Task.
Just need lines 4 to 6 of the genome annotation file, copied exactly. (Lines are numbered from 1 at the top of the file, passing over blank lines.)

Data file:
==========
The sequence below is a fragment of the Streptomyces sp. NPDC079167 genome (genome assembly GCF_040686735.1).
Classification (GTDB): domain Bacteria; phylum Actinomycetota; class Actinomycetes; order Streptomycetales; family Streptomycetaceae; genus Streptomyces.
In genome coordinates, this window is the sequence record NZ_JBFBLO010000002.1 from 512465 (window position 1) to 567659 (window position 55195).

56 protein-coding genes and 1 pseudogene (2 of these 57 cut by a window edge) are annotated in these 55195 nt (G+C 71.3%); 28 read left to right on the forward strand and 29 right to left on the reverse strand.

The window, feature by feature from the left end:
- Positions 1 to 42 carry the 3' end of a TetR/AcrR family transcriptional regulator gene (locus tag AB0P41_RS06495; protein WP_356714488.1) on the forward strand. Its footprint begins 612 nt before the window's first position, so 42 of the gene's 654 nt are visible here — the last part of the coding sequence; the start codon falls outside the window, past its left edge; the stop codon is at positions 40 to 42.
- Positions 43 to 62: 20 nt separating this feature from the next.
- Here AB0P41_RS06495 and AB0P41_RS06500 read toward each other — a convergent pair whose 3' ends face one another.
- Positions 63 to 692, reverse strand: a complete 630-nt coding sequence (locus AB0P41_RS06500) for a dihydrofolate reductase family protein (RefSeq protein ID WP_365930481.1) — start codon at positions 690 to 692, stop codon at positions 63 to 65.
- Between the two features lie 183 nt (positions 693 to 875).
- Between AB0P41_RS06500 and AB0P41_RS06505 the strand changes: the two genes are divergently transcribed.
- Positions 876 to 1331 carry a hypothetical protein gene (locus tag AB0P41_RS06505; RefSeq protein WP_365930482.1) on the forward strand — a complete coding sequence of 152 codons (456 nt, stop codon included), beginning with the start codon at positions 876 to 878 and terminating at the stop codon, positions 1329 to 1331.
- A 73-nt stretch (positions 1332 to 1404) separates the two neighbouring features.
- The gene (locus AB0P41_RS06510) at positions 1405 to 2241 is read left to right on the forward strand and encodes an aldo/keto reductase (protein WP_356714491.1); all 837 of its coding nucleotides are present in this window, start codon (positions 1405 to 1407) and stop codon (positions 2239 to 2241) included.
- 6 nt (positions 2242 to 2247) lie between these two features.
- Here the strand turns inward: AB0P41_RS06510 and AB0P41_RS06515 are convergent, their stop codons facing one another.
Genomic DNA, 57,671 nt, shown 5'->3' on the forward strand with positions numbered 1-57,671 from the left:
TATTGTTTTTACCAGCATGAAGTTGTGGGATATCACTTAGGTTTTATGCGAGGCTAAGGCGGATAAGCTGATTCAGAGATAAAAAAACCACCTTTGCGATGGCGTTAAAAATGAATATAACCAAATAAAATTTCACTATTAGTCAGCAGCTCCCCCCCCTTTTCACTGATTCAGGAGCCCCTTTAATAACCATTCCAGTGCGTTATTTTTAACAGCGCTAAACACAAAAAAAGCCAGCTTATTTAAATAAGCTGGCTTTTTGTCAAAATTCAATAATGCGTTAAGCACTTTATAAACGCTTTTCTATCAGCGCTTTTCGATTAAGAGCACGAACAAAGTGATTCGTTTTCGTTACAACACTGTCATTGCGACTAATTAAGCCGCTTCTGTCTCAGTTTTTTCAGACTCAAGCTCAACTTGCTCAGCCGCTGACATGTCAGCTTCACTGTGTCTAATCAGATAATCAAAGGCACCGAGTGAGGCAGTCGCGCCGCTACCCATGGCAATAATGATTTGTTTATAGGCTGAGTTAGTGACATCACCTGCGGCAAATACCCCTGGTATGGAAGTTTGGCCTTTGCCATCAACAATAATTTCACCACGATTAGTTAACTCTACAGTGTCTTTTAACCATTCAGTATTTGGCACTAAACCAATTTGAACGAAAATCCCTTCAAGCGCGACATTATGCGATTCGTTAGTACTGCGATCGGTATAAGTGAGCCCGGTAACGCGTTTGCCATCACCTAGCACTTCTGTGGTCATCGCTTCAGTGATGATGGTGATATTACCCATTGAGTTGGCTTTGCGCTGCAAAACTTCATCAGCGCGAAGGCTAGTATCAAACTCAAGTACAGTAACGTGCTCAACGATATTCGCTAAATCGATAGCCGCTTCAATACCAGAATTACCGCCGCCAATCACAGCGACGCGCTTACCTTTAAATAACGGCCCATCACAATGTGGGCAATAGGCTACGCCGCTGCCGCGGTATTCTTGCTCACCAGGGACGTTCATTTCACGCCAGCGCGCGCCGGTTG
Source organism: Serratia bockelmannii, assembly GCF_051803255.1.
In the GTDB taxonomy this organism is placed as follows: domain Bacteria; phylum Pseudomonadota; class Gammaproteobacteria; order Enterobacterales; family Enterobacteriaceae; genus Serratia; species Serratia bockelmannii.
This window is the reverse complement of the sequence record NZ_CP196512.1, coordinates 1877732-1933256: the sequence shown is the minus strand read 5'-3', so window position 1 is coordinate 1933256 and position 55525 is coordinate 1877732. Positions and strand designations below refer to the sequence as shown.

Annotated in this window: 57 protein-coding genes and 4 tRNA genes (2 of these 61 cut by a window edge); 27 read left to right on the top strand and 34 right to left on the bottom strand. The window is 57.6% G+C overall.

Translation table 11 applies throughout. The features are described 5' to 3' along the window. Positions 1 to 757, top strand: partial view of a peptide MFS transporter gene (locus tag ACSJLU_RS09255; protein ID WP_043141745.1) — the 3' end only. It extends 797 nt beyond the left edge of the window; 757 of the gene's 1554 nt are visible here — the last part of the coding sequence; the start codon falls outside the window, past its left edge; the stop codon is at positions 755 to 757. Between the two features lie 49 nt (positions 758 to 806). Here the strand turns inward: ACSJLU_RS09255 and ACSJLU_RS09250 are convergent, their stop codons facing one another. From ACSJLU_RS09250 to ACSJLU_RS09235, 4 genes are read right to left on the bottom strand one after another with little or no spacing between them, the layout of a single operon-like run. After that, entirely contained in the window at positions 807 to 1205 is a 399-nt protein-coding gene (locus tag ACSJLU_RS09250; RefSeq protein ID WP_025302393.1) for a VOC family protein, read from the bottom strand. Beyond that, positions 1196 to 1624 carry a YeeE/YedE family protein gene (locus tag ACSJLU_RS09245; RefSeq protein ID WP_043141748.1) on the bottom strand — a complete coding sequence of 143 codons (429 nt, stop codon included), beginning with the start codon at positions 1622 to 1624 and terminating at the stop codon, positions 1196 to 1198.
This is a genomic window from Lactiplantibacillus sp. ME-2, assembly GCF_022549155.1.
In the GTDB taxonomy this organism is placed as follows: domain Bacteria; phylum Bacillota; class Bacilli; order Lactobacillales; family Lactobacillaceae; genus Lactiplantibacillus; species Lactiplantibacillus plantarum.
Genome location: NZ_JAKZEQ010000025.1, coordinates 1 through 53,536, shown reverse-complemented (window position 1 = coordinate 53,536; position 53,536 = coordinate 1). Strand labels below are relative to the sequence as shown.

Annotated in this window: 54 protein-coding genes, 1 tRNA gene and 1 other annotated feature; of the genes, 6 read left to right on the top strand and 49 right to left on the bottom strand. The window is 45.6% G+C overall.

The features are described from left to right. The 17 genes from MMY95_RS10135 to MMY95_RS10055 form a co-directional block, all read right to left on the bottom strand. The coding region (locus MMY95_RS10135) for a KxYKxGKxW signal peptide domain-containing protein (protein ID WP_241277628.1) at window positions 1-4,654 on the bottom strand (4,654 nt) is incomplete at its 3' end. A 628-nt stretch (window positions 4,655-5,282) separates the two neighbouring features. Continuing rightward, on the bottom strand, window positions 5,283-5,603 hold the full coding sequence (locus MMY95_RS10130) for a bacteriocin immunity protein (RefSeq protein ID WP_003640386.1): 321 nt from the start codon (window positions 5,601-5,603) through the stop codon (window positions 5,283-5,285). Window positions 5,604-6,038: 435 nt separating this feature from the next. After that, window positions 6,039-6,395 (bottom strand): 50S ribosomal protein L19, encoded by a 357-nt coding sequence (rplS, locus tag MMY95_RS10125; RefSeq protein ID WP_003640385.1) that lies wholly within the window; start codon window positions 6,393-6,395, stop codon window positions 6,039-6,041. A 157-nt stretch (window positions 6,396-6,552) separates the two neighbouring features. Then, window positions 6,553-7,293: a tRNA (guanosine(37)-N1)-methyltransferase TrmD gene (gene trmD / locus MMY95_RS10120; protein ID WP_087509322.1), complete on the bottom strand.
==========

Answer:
56 protein-coding genes and 1 pseudogene (2 of these 57 cut by a window edge) are annotated in these 55195 nt (G+C 71.3%); 28 read left to right on the forward strand and 29 right to left on the reverse strand.

The window, feature by feature from the left end:
- Positions 1 to 42 carry the 3' end of a TetR/AcrR family transcriptional regulator gene (locus tag AB0P41_RS06495; protein WP_356714488.1) on the forward strand. Its footprint begins 612 nt before the window's first position, so 42 of the gene's 654 nt are visible here — the last part of the coding sequence; the start codon falls outside the window, past its left edge; the stop codon is at positions 40 to 42.